If you compare Aethic packaging to other sun-protection brands it also differs-it appears somewhat simpler, less gimmicky, less sophisticated yet the main reason behind it is consistent with brand’s strategy of being eco-friendly. So the bottle in which Aethic ‘first summer edition’ is made out of PLA, a material made from corn – that is not to say that you shouldn’t keep your eyes peeled for the exciting packaging developments next year ! The box paper in which you buy the bottle comes from a sustainable Swedish paper supplier, which doesn’t use bleach nor glue – all you need to do is unfold the paper box and read everything about the product that you plan to use to protect your skin from the sun.
I like the scent of this product and the moisturising feel of it on my skin ( its more lotion than rich cream, which makes it very easy to squeeze it out of the bottle ) – when you swim in the sea daily the salt and the sun ‘dry’ your skin up, so a sun protection product that not only protects you from UVA & UVB rays but also helps to keep your skin well-moisturised is an added bonus. However the sun rays seem to be getting hotter and hotter with each passing year and as my own pre-set rule I tend to go for SPF 50 when I am on the beach, which gives me a more even, longer lasting tan even a few months after the summer holiday becomes a beautifully sunny memory.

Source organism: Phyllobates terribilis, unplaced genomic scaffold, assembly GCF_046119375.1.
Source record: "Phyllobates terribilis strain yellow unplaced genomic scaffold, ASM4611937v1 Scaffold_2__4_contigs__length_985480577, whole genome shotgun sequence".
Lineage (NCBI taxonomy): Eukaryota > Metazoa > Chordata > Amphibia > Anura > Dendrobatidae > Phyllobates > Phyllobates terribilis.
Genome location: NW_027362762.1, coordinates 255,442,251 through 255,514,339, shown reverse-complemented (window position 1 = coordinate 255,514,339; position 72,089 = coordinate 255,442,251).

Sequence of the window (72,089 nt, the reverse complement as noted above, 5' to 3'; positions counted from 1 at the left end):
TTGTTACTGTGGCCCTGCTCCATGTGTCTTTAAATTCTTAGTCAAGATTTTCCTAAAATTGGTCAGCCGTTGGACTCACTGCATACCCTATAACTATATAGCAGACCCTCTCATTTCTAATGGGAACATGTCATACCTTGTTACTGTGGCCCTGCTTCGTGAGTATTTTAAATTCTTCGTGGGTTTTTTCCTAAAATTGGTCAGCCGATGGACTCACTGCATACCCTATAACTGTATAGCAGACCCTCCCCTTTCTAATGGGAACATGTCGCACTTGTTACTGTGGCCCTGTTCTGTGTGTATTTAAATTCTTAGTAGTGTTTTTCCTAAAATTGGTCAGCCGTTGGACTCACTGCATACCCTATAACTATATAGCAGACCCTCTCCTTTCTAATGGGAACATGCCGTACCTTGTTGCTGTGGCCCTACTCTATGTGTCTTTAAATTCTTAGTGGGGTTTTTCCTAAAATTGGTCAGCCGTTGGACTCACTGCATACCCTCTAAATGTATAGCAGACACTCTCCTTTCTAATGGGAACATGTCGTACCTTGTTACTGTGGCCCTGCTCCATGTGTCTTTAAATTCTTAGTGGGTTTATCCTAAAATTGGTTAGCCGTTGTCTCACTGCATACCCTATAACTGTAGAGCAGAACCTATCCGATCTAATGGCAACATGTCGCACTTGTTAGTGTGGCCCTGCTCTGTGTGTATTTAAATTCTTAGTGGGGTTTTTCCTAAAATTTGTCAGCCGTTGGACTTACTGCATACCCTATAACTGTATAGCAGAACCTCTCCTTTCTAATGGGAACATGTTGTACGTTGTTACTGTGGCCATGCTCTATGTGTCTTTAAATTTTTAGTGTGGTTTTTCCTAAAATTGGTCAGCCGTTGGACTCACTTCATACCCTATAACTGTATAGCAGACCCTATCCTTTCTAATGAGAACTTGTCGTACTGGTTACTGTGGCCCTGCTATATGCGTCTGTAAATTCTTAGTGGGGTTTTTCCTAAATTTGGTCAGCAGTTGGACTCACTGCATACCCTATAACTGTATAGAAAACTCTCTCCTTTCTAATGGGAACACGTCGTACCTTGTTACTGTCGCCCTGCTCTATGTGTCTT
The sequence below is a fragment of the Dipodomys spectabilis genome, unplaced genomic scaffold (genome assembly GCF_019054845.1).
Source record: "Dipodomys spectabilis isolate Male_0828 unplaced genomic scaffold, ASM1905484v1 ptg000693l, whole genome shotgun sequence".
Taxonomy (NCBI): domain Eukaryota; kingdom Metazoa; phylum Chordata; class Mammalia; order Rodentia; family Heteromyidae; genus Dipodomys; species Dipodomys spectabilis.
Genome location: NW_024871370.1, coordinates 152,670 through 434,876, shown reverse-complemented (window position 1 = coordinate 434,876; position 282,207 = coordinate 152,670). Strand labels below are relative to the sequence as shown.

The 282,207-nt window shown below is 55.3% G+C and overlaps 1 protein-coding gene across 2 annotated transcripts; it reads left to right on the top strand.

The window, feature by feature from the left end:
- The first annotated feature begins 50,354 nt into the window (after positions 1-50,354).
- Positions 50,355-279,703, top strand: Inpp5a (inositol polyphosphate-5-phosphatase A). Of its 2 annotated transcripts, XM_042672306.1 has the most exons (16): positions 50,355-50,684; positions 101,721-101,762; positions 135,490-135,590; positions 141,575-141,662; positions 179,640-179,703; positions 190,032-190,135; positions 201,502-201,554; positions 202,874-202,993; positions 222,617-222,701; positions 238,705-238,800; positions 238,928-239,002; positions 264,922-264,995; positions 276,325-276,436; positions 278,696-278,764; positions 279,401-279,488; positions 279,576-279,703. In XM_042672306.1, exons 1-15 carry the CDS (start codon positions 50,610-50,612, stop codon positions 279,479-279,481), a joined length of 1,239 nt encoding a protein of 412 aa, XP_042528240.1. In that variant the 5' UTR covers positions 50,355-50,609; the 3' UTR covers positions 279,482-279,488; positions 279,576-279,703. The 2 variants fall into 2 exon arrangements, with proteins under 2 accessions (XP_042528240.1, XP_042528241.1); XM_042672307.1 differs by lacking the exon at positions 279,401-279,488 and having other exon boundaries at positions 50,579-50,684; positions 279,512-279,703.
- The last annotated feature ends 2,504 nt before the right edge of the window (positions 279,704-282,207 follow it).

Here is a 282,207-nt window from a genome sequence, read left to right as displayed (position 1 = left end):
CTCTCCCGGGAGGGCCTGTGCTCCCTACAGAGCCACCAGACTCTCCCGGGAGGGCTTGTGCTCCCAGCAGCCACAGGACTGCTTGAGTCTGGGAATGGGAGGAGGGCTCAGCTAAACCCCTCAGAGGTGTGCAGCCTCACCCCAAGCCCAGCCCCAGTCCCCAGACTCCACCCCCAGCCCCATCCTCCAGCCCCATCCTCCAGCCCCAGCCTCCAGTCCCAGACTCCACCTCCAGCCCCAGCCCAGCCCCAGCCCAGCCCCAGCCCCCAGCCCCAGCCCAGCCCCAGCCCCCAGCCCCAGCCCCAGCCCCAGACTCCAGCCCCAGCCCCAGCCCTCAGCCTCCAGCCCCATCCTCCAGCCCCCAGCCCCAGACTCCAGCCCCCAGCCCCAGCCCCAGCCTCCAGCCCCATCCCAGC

Interestingly my OH wasn’t convinced when I was telling him about sun protection that we wear on our skin affecting seas and oceans, while slathering myself with Aethic Sovee body cream but if we consider that skin is our biggest organ and whatever we put on it gets absorbed into our blood stream, why not contemplate the fact that oceans and seas are living environments and whatever we add or put into it might upset the delicate balance, so isn’t it worth it to consider a brand like Aethic instead of your usual sun protection brand. I wonder what Jacques Costeau would say….
Aethic Sovee eco-compatible sunscreen, UVA/UVB SPF 25 ( medium protection ) Body, first summer edition, 150 mls, available to purchase in Selfridges.